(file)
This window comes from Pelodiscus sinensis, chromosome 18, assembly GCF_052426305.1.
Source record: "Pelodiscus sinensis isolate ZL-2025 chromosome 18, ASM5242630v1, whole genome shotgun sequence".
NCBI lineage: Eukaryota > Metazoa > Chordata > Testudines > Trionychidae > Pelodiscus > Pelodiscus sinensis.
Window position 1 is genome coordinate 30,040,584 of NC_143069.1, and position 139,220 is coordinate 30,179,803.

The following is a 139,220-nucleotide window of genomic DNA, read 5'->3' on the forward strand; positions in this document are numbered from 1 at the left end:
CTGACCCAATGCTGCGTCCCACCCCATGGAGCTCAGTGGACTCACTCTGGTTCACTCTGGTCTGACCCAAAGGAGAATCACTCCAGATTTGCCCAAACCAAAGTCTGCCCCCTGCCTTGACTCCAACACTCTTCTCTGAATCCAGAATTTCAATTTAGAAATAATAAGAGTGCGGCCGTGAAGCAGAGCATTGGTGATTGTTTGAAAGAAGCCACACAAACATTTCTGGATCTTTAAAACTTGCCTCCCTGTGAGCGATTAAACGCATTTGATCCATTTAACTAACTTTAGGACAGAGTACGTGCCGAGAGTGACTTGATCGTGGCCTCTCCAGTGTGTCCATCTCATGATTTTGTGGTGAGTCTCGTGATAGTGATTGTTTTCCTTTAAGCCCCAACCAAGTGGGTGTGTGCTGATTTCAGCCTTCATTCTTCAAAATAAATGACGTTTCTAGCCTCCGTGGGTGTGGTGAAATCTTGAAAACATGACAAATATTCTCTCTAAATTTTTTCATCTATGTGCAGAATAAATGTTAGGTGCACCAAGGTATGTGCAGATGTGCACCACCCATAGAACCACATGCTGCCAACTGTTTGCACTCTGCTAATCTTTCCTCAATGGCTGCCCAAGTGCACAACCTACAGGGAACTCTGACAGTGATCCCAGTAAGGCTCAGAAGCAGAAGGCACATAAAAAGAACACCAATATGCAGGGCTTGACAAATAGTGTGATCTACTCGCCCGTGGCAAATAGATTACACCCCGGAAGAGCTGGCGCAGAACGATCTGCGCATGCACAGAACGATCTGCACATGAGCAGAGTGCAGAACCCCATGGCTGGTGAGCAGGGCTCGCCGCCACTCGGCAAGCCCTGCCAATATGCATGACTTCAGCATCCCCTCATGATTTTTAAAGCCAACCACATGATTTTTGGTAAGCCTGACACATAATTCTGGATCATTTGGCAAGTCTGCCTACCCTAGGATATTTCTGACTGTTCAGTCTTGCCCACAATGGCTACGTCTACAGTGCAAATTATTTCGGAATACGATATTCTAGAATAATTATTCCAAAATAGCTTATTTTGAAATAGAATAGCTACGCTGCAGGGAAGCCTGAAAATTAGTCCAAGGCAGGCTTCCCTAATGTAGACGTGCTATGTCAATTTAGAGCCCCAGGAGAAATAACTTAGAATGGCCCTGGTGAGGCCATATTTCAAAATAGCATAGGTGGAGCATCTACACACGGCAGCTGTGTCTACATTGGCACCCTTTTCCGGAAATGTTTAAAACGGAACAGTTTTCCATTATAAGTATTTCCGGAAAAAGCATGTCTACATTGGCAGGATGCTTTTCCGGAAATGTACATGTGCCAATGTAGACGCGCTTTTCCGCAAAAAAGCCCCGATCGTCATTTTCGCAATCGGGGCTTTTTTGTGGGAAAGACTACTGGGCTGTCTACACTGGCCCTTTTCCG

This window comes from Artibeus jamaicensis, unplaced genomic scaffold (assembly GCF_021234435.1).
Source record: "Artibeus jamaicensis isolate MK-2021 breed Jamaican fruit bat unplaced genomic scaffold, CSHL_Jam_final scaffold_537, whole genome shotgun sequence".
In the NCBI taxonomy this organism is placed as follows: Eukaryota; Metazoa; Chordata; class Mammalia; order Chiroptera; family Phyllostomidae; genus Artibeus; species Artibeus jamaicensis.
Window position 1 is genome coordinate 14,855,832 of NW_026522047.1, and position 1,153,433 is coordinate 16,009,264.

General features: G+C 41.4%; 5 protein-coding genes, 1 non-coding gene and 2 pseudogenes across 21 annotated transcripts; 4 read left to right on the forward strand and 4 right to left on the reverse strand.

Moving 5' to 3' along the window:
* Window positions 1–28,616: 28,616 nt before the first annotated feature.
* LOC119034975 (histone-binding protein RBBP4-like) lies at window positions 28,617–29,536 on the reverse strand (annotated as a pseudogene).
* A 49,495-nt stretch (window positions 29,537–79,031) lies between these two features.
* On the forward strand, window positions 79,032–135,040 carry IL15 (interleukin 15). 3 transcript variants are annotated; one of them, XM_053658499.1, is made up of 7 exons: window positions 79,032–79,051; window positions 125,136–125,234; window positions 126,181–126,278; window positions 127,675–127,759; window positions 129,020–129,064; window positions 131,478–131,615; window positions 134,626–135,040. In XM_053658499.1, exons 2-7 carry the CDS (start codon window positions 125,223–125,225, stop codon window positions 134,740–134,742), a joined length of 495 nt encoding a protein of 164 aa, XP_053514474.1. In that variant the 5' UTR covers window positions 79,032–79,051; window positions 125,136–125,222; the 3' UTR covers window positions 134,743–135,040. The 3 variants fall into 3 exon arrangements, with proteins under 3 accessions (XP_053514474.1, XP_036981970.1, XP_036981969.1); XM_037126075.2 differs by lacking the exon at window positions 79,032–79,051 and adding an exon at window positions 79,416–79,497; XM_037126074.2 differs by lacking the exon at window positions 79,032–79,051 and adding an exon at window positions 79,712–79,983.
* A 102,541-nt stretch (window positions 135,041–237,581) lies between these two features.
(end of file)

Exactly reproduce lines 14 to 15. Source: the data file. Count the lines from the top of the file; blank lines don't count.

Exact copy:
* LOC119034975 (histone-binding protein RBBP4-like) lies at window positions 28,617–29,536 on the reverse strand (annotated as a pseudogene).
* A 49,495-nt stretch (window positions 29,537–79,031) lies between these two features.